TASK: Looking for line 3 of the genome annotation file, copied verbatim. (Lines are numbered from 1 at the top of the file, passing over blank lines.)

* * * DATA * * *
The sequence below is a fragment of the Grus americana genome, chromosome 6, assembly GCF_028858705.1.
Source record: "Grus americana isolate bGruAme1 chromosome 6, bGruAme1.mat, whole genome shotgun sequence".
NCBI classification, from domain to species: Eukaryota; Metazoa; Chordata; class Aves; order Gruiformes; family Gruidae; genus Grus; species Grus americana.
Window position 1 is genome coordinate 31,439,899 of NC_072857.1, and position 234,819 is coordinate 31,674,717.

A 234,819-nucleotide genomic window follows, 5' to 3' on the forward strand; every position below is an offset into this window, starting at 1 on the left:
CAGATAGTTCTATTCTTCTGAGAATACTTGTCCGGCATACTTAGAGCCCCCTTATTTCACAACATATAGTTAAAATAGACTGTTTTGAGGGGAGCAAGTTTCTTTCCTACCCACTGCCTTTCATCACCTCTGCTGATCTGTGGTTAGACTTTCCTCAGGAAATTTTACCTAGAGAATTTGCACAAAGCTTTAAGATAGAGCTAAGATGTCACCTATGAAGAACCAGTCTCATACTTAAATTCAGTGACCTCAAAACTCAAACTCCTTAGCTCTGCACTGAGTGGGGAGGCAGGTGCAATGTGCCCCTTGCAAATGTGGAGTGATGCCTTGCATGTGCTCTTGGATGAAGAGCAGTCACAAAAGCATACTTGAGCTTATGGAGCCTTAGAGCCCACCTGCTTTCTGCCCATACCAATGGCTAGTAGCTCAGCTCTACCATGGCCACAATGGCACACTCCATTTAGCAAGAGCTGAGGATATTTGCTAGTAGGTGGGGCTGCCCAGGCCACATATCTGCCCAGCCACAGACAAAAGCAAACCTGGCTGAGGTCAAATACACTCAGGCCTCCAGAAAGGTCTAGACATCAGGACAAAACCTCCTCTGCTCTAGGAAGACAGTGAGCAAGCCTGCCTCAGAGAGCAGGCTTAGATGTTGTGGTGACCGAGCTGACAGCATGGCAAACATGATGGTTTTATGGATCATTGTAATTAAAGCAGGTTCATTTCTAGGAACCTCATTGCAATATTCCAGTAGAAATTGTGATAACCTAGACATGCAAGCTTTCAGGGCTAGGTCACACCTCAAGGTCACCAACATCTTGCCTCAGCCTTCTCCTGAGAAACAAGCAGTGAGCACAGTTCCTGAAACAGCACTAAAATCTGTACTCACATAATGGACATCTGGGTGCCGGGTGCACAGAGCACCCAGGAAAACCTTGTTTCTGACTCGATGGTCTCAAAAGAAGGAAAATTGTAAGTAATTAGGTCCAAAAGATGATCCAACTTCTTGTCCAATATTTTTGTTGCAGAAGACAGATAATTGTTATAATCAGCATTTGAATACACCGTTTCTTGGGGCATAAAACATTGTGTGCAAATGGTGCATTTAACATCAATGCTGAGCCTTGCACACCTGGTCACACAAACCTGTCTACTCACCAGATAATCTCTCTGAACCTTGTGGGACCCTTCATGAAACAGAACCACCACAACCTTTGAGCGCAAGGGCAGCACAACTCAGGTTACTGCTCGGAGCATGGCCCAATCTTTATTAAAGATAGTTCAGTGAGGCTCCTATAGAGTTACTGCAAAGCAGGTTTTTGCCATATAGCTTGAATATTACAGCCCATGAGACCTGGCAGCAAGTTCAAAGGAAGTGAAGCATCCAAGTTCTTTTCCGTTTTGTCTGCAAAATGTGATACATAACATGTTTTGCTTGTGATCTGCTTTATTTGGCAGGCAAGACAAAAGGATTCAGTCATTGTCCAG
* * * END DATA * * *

NCBI classification, from domain to species: Eukaryota; Metazoa; Chordata; class Aves; order Gruiformes; family Gruidae; genus Grus; species Grus americana.